OCEANSIDE — City Council incumbents Jack Feller and Esther Sanchez each share their platform for third term reelection. Councilman Jack Feller was first elected to office in December 2000. He initially ran for office after serving the city as a volunteer for 13 years and running an Oceanside restaurant for six years.
He later sold his restaurant in 2004.
Feller is not an Oceanside native, but has made Oceanside home for himself, his wife, children and 17 grandchildren.
He said his family is what inspires him to run for reelection. He added that he would continue to work to build a city with a bright future for his grandchildren and future generations.
“I see the need to provide everything they need to stay in this town and afford to live here,” Feller said. “The most important thing is to keep this small town feel and allow progress to make this the best place to live, work, worship and play.”
He added that his vision of a viable city does not include providing city funded social services.
“I don’t believe the city should be proving social services,” Feller said. “Churches can help make a difference with the social needs of the community.”
Feller said his vision for Oceanside is a business friendly city with a balance of transportation corridors and walkable business districts. He added that the city is too big to be one walkable community.
“Commercial areas should have walkability,” Feller said. “There are also three freeways running through our city. We need to keep people moving.”
“We need to get out of the way of progress,” he added. “This is not Mayberry any more. It can feel the same and still make progress.”
Another area where Feller said progress is needed is for Oceanside to become more business friendly. He suggests that the city provide incentives for businesses to open. He pointed to the success of negotiations with Idec Pharmaceuticals.
“We just need to get in the mindset that council is willing to incentavize,” Feller said. “Entrepreneurs have pretty good ideas. We need to ask them how can we help you do this?”
Feller said the city’s biggest issues remain costly city worker pensions and benefit programs. He added that recent contract agreements are moving the city in the right direction, but further budget reform is needed.
“I also know we didn’t get into this mess overnight,” Feller said. “It happened gradually over the last 25 years. I’m in a position to try to make a difference with each and every decision to move this city forward to be financially sound.”
Councilwoman Esther Sanchez has deep roots in Oceanside. She was born and attended school in Oceanside before earning a law degree and then returning to Oceanside to live and work as a Deputy Public Defender.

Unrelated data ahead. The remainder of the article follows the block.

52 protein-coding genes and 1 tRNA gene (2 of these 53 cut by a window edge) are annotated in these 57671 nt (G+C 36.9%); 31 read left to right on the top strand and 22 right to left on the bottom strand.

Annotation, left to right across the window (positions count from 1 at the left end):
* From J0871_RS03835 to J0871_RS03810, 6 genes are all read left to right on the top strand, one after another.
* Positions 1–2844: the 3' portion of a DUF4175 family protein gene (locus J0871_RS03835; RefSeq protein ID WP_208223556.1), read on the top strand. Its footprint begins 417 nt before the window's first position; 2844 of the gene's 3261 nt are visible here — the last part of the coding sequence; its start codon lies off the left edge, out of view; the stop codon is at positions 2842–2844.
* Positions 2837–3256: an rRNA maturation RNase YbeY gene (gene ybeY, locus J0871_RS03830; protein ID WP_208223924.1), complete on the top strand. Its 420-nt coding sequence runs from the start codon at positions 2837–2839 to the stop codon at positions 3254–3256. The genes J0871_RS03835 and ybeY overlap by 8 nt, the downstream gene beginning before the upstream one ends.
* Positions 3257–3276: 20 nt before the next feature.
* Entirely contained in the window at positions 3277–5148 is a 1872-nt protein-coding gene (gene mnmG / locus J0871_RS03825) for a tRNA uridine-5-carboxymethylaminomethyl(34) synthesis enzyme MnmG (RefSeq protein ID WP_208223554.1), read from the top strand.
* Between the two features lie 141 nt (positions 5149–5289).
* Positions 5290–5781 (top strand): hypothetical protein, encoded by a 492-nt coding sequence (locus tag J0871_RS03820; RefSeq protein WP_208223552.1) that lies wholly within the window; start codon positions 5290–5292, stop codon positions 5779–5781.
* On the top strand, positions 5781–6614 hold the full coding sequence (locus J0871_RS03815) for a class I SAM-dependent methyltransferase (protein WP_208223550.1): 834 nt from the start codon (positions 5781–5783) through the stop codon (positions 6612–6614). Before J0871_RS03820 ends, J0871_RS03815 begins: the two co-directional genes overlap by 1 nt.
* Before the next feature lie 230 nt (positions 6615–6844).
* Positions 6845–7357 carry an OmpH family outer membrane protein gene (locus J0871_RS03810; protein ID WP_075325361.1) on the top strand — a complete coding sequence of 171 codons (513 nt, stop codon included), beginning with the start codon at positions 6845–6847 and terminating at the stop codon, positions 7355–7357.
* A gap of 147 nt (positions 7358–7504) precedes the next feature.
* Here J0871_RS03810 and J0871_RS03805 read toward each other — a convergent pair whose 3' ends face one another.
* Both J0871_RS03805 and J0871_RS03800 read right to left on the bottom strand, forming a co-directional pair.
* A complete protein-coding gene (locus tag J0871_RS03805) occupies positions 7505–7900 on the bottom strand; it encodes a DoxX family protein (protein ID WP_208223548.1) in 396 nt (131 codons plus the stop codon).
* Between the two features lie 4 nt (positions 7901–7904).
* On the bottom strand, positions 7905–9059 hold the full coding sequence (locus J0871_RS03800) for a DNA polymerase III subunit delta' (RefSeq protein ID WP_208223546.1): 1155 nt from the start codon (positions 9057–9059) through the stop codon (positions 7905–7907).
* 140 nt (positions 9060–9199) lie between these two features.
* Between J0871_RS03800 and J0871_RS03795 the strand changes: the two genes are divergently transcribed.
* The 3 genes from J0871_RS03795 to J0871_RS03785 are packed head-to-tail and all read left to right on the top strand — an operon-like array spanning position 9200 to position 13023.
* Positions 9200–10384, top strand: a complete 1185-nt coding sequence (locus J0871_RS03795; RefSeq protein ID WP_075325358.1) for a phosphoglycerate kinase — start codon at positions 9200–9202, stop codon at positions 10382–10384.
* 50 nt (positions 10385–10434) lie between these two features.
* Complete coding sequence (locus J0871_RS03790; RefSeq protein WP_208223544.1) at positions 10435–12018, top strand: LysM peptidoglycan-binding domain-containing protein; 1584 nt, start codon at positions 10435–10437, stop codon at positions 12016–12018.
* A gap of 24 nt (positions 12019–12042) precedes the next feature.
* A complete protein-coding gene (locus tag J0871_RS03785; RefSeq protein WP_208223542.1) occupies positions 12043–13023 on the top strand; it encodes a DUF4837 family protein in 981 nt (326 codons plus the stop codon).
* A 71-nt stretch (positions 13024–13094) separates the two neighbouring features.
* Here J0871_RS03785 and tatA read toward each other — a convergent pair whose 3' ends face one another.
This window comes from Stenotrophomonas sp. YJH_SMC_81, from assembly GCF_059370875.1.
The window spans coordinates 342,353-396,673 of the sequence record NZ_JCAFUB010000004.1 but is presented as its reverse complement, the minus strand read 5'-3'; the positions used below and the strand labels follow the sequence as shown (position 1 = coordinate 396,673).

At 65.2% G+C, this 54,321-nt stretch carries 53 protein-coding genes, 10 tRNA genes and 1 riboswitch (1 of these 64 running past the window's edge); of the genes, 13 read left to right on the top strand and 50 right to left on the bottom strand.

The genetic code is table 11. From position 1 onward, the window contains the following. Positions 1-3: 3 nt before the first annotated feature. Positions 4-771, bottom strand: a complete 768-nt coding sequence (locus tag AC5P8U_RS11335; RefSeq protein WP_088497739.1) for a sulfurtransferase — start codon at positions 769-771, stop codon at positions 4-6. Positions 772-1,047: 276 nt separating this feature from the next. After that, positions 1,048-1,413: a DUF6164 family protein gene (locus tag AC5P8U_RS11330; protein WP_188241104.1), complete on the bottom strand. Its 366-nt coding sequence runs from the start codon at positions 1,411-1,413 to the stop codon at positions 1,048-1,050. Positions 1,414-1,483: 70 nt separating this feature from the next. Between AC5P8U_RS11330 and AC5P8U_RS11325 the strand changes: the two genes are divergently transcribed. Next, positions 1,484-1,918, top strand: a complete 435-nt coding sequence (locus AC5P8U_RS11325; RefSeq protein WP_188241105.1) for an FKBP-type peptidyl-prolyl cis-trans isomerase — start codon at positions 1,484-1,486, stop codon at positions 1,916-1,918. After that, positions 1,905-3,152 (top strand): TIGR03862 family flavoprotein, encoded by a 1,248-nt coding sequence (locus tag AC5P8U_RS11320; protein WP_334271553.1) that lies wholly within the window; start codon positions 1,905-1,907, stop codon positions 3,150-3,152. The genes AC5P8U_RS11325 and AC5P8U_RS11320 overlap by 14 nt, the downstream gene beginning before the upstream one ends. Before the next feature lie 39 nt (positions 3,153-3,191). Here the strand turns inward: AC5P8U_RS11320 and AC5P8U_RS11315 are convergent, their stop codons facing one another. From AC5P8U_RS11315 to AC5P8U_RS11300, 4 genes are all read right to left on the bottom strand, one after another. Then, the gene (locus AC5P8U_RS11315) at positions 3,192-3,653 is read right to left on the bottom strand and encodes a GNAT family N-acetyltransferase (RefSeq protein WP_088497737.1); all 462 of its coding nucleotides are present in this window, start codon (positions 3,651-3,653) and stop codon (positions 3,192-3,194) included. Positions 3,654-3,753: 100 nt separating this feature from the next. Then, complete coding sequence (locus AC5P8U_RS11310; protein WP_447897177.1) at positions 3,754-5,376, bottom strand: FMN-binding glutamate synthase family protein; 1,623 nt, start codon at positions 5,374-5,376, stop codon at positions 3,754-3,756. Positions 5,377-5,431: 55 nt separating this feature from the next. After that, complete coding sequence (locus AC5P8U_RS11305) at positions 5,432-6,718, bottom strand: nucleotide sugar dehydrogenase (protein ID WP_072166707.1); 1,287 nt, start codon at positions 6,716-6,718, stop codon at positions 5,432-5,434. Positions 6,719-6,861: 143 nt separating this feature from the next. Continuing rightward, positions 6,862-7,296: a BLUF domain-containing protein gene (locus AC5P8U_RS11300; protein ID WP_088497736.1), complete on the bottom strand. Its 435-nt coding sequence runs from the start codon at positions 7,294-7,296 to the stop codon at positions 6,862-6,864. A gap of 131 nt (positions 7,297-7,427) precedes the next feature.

She stopped work as a Deputy Public Defender four years ago.
Sanchez said the previous high crime rates and former City Council “give away” to businesses policies incited her to run and be elected in December 2000.
“The crime rate was tremendous,” Sanchez said. “Police officers were paid the lowest in the county. We were training them and then they were leaving. The Manchester project tore the city in half. I knew I could do a better job.”
“I wanted to make a difference,” Sanchez added. “I grew up here.”
This election Sanchez said she is focusing on smart growth and economic development.
She said she will not compromise on ensuring residents have a high quality of life which includes city libraries, pools and parks and making Oceanside a pedestrian friendly, bicycle friendly city.
Sanchez said she opposes spending city funds on development plans for roadways that will likely never be built. She said proposed roadways were OK’d by the council majority of Councilmen Jerry Kern, Gary Felien and Feller to open the door for denser development. She stated that she is against any tax bill to fund constructing the roadways.
“We’re spending a lot of money now on road projects that will never be built,” Sanchez said. “It’s a stress to residents. It’s a huge tax bill we’re looking at and property values are all going to go down.”
She added that she is also not in favor of rezoning agricultural areas or parkland to change them into residential and commercial zones.
Sanchez said she sees more favorable ways Oceanside can be developed.
“There is another dream out there,” Sanchez said. “What has kept us economically viable is a mixed economy. We need a balance. Making park space commercial doesn’t make sense.”
She said positive economic development ideas for agricultural areas include agri-tourism and wineries.
She added that Caltrans funds are available because of I-5 widening and can be secured to develop lagoon eco-tourism.
Sanchez said she sees her vision in contrast to current special interest policies of the present council majority of Kern, Felien and Feller.
“The are going to destroy Oceanside,” Sanchez said. “I can’t let that happen. I will not let that happen.”